The N-terminal truncated pyroglutamate (pGlu) modified forms of beta-amyloid (A ?), pGluA ? (3-40/42) (referred to as pGluA ?), display high neurotoxicity, neurodegeneration and memory loss in Alzheimer's disease. Notably, pGluA ? is abundant in AD brains and is present at levels greater than A? (1-40/42). The pGluA ? accelerates formation of A? and pGluA ? oligomers that cause neurotoxic cell death and memory deficits in AD. The pGluA ? (3-40/42) peptides begin with N-terminal glutamate, the third amino acid of A? (1-40/42). pGluA? peptides are generated from A ? (1-40/42) by aminopeptidases that remove the N-terminal aspartate and alanine residues, followed by cyclization of the N-terminal glutamate. The aminopeptidases required to generate pGluA? peptides have not yet been elucidated. Therefore, the goal of this project will be to identify the aminopeptidase mechanisms responsible for generating neurotoxic pGluA? that participates with A ? in development of AD. Results can provide novel protease targets for Alzheimer's disease. The hypothesis of this project is that the aspartate aminopeptidase and alanine aminopeptidase enzymes generate A ? (3-40/42) which is converted to pGluA?(3-40/42) by glutaminyl cyclase (QC). This hypothesis is supported by our preliminary data demonstrating the presence of aspartate and alanine aminopeptidase activities in secretory vesicles that contain pGluA? (3-40/42) and A? (1-40/42). This hypothesis will be assessed in three specific aims to (1) identify aspartate and alanine aminopeptidases in A ? -producing secretory vesicles that remove the N-terminal Asp and Ala residues from A ? (1-40/42), (2) evaluate identified aminopeptidases by gene silencing and expression for their roles in producing pGluA? (3-40/42), and (3) evaluate inhibitors of these aminopeptidase activities to reduce production of pGluA? (3- 40/42). This project will identify new aminopeptidase mechanisms for producing neurotoxic pGluA? peptides. Results will also yield candidate inhibitors of these aminopeptidases for future investigation of aminopeptidase regulation in Alzheimer's disease.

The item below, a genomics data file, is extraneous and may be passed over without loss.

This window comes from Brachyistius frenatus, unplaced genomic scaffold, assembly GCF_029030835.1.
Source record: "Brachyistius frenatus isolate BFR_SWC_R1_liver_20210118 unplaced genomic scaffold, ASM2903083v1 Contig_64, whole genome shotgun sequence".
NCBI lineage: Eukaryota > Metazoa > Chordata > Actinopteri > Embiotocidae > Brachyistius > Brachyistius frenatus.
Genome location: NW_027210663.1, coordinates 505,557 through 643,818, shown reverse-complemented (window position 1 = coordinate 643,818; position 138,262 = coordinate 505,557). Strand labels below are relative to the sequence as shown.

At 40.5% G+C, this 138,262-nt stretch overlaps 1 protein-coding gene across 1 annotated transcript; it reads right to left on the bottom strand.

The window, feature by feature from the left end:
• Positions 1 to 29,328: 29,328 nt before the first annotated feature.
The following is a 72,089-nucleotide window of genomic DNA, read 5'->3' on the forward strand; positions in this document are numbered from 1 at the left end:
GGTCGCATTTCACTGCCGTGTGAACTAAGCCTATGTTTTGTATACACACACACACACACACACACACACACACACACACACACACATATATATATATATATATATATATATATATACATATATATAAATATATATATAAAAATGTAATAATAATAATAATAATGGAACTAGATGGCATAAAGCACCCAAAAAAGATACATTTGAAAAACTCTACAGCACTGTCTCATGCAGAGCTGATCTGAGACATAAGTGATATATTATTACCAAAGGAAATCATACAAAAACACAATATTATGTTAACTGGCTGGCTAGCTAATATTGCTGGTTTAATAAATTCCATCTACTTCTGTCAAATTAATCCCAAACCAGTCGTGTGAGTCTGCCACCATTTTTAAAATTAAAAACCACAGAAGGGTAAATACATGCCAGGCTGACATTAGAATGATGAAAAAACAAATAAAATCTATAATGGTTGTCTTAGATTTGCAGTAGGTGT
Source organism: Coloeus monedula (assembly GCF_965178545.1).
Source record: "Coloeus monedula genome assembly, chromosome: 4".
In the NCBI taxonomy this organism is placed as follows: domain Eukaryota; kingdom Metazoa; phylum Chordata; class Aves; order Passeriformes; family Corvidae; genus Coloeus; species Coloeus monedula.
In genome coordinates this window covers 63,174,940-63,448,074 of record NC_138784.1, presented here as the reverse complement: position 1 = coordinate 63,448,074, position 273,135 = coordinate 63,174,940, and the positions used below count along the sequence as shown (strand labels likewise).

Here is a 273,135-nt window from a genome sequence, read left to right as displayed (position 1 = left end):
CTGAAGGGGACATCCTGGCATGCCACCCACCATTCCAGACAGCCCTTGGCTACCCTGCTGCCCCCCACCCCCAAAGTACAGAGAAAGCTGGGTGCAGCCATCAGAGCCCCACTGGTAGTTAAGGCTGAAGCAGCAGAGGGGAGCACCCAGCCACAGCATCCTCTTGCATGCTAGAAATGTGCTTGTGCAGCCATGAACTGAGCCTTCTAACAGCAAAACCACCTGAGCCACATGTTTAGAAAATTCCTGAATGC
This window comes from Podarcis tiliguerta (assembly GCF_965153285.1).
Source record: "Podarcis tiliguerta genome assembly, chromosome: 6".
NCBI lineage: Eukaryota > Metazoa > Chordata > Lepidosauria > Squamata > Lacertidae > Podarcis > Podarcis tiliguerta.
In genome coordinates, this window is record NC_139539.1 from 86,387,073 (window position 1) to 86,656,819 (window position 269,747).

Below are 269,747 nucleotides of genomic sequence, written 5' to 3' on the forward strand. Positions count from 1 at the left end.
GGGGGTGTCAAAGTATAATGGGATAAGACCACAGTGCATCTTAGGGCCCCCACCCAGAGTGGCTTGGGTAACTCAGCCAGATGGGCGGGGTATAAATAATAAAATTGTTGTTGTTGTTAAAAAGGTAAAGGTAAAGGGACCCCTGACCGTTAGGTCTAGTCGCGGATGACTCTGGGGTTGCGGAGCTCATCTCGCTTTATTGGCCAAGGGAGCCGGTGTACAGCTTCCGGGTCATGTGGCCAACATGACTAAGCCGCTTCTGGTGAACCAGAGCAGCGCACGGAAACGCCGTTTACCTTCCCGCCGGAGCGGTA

National Institute of Health (NIH)
Exploratory/Developmental Grants (R21)
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Synapses, Cytoskeleton and Trafficking Study Section (SYN)
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Refolo, Lorenzo
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University of California San Diego
Schools of Pharmacy
La Jolla
United States
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